Brandman disputes that the investment should’ve been grounds for recusing from the vote, something he voluntarily brought up to be vetted. “The stock…was immaterial to Mr. Bahu’s project or any votes on it,” Brandman writes the Weekly. “Furthermore, I asked City Attorney Rob Fabela for guidance prior to the meeting, and he advised me that there was no conflict. There has been absolutely nothing inappropriate about my conduct or relationship with Mr. Mitchell.”
Fabela confirmed the conversation. “Based on the inquiry from the council member, it did not appear to be a clear recusable conflict under Fair Political Practice Commissions regulations regarding materiality,” he says in a statement to the Weekly.
Tying the relationship between Brandman and Mitchell closer still, Roberts points to the policy where council members are allowed to distribute an allotment of tickets to events at Honda Center and Angel Stadium under assigned public purposes. The complaint notes Mitchell and Southern California Group donated $4,000 to Brandman’s 2018 election campaign. Shortly after winning election, city documents suggest councilman Trevor O’Neil agreed to release his allotment to Brandman in reserving four concert tickets worth $1,000 for Mitchell to attend Elton John’s farewell tour at the Honda Center in September.
Only, Brandman reported the distribution on the 802 disclosure form as having gone to the Anaheim Police Association as a non-profit. Mitchell is a consultant for various police associations, including in Anaheim, but isn’t the Anaheim Police Association. The complaint asks the OCDA to investigate whether or not Brandman gave tickets to Mitchell but reported them under the Anaheim Police Association to shield the distribution from scrutiny as a felonious falsification.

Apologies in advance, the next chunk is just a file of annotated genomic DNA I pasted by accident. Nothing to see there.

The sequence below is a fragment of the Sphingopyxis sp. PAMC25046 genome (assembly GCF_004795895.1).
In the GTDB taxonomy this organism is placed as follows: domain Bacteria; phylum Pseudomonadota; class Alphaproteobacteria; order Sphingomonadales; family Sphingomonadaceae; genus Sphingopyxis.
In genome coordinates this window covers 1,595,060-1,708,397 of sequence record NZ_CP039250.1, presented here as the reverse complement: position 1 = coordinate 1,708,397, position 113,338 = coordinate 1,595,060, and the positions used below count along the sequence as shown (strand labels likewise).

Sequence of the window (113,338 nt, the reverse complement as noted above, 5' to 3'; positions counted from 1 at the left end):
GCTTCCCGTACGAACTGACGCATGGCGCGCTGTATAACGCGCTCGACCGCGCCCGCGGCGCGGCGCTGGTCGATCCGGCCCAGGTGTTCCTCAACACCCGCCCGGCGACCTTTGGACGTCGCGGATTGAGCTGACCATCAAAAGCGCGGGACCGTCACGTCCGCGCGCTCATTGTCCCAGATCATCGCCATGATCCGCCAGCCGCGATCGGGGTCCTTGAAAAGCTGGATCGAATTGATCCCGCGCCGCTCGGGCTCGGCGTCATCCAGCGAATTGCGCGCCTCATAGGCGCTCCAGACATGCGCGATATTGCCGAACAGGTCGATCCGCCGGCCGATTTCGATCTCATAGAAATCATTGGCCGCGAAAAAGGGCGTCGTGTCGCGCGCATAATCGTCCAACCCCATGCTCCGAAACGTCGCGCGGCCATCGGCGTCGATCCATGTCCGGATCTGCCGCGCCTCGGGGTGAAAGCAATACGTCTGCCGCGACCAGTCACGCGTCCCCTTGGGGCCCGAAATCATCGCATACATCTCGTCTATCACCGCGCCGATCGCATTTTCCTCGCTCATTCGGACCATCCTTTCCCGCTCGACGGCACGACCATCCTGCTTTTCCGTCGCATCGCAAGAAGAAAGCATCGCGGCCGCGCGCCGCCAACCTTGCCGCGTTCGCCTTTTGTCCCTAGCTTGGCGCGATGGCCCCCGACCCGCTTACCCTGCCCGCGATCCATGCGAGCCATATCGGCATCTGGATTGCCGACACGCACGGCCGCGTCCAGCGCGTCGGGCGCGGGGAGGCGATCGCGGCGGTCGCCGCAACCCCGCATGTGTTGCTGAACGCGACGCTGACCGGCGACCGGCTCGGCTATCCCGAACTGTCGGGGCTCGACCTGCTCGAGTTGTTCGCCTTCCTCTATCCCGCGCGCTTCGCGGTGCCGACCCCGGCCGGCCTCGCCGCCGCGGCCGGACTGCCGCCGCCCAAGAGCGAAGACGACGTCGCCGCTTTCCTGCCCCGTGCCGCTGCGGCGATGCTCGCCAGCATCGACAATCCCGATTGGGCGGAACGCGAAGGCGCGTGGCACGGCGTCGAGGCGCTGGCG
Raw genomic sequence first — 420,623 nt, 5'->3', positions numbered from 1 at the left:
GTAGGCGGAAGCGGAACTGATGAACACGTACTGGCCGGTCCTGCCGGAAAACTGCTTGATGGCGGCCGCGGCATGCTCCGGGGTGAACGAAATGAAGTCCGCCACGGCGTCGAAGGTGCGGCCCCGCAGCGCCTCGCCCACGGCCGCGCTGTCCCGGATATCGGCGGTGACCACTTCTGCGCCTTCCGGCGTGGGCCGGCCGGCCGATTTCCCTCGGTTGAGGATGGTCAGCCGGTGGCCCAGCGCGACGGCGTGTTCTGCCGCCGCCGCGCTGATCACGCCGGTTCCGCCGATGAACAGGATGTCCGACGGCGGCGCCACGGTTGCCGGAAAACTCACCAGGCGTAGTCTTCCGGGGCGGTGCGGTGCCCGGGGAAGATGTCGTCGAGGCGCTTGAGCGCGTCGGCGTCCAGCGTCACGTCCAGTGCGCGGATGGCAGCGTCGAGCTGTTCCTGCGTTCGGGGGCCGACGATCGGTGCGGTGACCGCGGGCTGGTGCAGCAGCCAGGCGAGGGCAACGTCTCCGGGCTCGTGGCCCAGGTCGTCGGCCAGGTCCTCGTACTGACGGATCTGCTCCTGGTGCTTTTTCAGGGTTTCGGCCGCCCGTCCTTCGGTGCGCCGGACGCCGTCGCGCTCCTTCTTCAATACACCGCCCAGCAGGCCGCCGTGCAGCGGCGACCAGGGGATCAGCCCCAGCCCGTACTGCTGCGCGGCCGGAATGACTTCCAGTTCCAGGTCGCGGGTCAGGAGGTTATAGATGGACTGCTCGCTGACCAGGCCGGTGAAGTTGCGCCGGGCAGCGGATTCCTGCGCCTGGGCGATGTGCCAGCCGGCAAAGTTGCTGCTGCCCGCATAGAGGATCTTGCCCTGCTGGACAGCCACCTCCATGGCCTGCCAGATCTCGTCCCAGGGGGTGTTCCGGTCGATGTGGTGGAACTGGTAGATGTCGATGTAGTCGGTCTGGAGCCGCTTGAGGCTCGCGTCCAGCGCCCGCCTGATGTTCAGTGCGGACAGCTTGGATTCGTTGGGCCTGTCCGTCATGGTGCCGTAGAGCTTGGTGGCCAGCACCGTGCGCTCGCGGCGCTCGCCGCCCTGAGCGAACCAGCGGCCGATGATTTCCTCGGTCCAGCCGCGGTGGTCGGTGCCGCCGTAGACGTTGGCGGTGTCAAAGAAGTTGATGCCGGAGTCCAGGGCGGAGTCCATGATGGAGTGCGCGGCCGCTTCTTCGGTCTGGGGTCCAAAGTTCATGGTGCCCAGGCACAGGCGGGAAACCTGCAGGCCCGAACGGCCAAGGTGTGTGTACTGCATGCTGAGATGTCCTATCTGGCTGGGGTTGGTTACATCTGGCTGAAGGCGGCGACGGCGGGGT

Mitchell didn’t respond to a Weekly request for comment about the concert, but Brandman freely answered the questions surrounding it.
“Tickets were donated to the Anaheim Police Association and picked up on their behalf by Mr. Mitchell,” he writes. “On their behalf, he does significant volunteer work in our community, advocating for public safety and raising funds for the Anaheim Police Survivors and Scholarship Fund. This is good work, by a good organization, and for a noble cause. I have no qualms about supporting that.”
The ticket policy does outline a public purpose for ticket giving in attracting or rewarding volunteerism. Only, Mitchell received his concert tickets under the public purpose of the Anaheim Police Association as a nonprofit and not by name as a volunteer, something Roberts feels he shouldn’t be alone in umbrage over.
“There are hundreds of people in Anaheim who do significant volunteer work,” says Roberts. “Some teach children how to read. Others help the elderly. What does Brandman do? He gives $1,000 worth of free concert tickets to a lobbyist friend who lives in a three-million dollar house in Yorba Linda. Anaheim taxpayers should be outraged over this.”
Updated with quote from Anaheim city attorney Robert Fabela.